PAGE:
South Africans are voting in presidential and parliamentary elections in what is being seen as a pivotal election after years of corruption scandals that have plagued the “rainbow nation”.
Some 26.8 million voters are registered to cast ballots at 22,925 polling stations. Polls opened at 7am (0500 GMT) and close 14 hours later.
Early results will emerge on Thursday while the official winner will be declared on Saturday. The party that wins most seats in parliament selects the president, who will be sworn in on May 25.
Wednesday’s vote comes 25 years after the end of apartheid. But despite the demise of the system of racial discrimination, the country remains divided by economic inequality.
While dozens of parties are competing, the main contenders are the ruling African National Congress (ANC), Economic Freedom Fighters (EFF) and the Democratic Alliance (DA).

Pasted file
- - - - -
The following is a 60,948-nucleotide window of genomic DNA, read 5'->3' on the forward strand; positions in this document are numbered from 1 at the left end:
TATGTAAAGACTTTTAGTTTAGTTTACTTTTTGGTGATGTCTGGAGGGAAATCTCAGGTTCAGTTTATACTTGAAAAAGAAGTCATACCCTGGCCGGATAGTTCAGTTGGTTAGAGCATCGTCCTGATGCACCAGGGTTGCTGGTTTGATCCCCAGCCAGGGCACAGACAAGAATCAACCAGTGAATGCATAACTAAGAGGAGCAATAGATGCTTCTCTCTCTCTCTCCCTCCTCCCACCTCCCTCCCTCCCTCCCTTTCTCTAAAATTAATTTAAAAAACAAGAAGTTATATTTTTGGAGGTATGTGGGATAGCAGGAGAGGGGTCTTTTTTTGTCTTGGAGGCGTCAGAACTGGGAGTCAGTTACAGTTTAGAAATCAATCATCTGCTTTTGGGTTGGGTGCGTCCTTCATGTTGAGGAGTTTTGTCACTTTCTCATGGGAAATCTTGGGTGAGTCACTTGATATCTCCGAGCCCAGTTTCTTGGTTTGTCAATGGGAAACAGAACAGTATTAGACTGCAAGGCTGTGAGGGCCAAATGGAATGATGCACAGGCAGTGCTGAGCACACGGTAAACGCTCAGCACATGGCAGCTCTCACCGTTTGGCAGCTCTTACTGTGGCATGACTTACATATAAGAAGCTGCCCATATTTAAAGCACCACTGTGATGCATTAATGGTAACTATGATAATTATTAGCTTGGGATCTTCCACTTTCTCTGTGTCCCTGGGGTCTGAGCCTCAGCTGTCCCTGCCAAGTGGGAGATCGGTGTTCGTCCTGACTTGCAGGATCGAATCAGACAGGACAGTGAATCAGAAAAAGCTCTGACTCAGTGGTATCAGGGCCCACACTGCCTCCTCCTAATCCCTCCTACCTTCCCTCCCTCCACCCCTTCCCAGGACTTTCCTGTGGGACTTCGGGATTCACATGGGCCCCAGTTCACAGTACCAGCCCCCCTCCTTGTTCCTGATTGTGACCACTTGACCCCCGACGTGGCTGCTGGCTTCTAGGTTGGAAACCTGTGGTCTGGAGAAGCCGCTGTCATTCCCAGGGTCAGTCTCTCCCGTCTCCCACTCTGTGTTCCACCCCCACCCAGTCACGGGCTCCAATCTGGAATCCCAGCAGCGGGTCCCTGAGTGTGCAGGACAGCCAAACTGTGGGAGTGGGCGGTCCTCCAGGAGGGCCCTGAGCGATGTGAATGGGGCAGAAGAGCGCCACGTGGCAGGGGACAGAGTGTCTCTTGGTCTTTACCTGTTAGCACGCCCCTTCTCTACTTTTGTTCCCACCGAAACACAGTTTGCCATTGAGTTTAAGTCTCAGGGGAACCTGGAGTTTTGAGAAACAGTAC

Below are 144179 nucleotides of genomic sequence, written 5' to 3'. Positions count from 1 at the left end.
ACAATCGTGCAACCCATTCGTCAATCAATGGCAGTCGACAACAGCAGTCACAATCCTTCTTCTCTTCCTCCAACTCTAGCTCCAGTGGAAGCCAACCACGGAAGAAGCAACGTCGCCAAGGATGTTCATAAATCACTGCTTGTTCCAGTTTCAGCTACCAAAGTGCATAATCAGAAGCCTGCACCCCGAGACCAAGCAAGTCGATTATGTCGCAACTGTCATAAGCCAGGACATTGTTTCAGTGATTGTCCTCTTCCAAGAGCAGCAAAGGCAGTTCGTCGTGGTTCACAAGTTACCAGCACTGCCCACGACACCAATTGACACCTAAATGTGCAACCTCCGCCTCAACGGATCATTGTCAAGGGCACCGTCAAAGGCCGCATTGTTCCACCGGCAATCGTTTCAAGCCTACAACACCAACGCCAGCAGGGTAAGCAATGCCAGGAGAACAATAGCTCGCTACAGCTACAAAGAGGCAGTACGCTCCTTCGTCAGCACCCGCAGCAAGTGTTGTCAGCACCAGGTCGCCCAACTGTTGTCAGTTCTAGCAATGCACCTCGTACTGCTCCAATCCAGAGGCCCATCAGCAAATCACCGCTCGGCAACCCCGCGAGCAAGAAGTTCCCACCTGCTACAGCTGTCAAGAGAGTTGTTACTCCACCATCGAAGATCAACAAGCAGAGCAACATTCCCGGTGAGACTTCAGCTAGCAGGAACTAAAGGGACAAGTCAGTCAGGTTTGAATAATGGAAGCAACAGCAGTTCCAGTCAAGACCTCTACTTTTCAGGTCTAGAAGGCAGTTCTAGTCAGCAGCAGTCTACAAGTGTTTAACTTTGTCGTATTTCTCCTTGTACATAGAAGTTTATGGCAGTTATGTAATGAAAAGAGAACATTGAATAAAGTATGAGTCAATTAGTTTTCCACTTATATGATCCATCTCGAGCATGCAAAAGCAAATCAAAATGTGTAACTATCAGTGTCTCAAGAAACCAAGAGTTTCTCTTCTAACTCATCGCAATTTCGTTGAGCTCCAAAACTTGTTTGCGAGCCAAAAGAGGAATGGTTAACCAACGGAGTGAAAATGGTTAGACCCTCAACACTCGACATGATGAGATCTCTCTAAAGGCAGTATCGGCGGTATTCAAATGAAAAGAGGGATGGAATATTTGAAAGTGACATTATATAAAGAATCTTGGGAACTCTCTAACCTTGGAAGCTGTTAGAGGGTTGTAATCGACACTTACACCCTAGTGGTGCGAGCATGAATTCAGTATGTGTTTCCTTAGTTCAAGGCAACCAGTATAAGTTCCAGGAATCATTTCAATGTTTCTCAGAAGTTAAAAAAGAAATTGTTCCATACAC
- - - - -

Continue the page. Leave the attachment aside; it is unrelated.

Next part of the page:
The ANC is almost certain to win again. However, its reputation has been damaged in the last 10 years by a stream of scandals under former President Jacob Zuma.
Zuma was forced to resign in 2018 and is currently on trial on corruption charges.
His replacement, Cyril Ramaphosa, has a cleaner image. But he has lost votes in recent years to the EFF and its leader Julius Malema, who promises to redistribute white-owned land and nationalise the banks.
The DA, meanwhile, has also eaten into the ANC’s once-dominant share of the vote. In the last municipal elections, the DA won in two key cities – Johannesburg and Cape Town.
The ANC – the liberation party that brought about the end of the racist apartheid regime and enfranchised black South Africans – will be challenged on whether it can win back disillusioned urban voters.
Under South Africa‘s electoral system, citizens do not vote directly for the president, but a vote for the ANC is essentially a vote for Ramaphosa.